Tag Archives: Temple

Graffiti | Ġgantija Temples | Xagħra, Gozo | 1 October 2014

On both sides of the doorway, two well-finished megaliths are covered in graffiti, some of which date back to the early 1800s. For many years, visitors incised their names or initials on the stone, gravely damaging the surface of many megaliths in the temples.

Information from:
Heritage Malta

© Tony Blood - Graffiti. Ġgantija Temples, Xagħra, Gozo, 1 October 2014

© Tony Blood – Graffiti. Ġgantija Temples, Xagħra, Gozo, 1 October 2014

Xagħra Circle | Ġgantija Temples | Xagħra, Gozo | 1 October 2014

RITUALS OF THE DEAD
Rituals at the Xaghra Circle was probably different from that at Ġgantija, because it involved the dead. The excavations of the site proved that burial rituals and rites changed. Some skeletons were found intact, but later in the Temple Period, skulls or long-bones were separated and buried in special pits. This suggests that the living may have returned to their dead relatives and performed secondary-burial rituals after some time had passed since their death. This, together with evidence of cremation during the Bronze Age at other sites, bears witness to the variety of death rituals performed throughout Maltese prehistory.

Information from:
Heritage Malta

© Tony Blood - Xagħra Circle. Ġgantija Temples, Xagħra, Gozo, 1 October 2014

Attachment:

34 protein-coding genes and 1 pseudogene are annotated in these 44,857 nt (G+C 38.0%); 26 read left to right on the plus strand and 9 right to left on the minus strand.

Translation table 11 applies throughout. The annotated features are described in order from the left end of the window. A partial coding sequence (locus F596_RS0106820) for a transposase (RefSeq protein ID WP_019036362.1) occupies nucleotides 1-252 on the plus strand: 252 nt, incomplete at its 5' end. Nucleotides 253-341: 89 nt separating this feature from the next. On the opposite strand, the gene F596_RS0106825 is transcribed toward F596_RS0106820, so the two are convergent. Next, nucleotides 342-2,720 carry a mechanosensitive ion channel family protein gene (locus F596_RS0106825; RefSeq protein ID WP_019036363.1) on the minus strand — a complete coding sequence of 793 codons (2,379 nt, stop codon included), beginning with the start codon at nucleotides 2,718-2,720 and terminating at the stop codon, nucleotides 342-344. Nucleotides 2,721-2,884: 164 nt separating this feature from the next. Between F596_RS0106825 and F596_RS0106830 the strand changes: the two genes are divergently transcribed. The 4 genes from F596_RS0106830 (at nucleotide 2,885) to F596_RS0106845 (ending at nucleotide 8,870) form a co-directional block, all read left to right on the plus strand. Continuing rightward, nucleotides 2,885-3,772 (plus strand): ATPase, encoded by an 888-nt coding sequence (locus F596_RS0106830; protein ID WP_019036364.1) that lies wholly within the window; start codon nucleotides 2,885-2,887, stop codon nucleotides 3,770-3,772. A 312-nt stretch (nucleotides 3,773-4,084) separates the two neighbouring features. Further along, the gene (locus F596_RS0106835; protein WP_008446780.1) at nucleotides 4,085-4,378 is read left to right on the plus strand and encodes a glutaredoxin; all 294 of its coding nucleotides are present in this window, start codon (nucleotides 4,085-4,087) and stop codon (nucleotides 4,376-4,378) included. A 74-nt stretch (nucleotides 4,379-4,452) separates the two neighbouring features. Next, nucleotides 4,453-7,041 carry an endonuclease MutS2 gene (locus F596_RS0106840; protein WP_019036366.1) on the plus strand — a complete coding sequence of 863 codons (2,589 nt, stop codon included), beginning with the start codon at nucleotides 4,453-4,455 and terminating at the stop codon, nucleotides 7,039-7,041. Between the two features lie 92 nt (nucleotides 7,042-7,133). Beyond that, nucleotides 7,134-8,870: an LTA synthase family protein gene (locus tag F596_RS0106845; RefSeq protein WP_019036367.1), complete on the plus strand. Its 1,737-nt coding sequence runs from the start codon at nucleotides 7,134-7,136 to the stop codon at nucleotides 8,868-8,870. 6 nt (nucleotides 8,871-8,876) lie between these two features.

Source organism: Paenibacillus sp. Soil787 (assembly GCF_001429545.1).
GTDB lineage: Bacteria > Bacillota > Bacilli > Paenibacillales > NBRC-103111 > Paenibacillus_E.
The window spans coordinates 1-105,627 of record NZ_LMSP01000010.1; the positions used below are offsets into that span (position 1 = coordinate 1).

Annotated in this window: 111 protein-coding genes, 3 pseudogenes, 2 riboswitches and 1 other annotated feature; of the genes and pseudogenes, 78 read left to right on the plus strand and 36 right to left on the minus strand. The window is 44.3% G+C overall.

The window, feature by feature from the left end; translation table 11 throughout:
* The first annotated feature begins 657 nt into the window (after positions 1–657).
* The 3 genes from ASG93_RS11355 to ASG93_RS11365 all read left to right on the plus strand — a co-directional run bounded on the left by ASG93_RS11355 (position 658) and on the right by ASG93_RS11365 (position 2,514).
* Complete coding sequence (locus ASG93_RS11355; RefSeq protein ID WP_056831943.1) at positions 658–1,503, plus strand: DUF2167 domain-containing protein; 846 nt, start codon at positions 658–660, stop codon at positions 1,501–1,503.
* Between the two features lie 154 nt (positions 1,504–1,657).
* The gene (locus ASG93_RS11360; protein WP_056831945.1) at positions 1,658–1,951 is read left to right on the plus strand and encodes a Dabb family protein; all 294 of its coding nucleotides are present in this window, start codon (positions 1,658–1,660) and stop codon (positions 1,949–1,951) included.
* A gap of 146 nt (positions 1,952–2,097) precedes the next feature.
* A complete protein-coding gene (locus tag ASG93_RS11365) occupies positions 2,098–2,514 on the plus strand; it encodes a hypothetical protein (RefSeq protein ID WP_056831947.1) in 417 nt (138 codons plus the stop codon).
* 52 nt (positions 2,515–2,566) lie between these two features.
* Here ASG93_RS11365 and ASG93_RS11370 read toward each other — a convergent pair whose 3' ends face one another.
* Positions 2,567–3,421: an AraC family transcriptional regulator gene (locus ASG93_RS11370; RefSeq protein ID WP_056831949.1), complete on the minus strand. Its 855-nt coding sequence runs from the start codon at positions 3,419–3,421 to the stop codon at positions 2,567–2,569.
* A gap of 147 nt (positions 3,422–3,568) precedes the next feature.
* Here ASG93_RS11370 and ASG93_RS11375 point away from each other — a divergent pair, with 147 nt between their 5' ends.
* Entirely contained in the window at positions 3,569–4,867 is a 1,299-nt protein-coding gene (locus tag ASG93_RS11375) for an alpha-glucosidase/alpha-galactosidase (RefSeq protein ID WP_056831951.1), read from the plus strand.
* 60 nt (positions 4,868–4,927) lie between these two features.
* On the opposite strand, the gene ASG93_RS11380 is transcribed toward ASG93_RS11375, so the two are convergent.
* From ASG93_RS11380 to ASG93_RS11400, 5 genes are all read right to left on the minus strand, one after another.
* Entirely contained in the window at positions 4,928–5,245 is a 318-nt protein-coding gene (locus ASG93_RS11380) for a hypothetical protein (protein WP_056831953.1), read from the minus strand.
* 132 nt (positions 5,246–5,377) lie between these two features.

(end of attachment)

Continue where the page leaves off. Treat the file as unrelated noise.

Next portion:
© Tony Blood – Xagħra Circle. Ġgantija Temples, Xagħra, Gozo, 1 October 2014

Ħagar Qim Temples | Qrendi, Malta | 20 August 2014

The temple of Hagar Qim (c. 3600 – 3200 BC) stands on a hilltop overlooking the sea and the islet of Filfla. The temple itself consists of a single temple unit, although it is not clear if it was originally constructed as a four or five-apse structure.

Other temple ruins stand a few metres away from the main temple and the forecourt and facade follow the pattern typical of temples across the Islands. Particularly noteworthy are the larger orthostats at the corners, which are notched to take the second of the horizontal courses above.

Various items of interest have been unearthed at Hagar Qim, notably a decorated pillar altar, two table-altars and some of the ‘fat lady’ statues on display in the National Museum of Archaeology.

Information from:
Web: http://www.visitmalta.com/en/info/hagarqim

© Tony Blood - Entrance to Ħagar Qim Temples. Qrendi, Malta, 20 August 2014

© Tony Blood – Entrance to Ħagar Qim Temples. Qrendi, Malta, 20 August 2014

© Tony Blood - Table Alter, Ħagar Qim Temples. Qrendi, Malta, 20 August 2014

© Tony Blood – Table Alter, Ħagar Qim Temples. Qrendi, Malta, 20 August 2014

© Tony Blood - Ħagar Qim Temples. Qrendi, Malta, 20 August 2014

© Tony Blood – Ħagar Qim Temples. Qrendi, Malta, 20 August 2014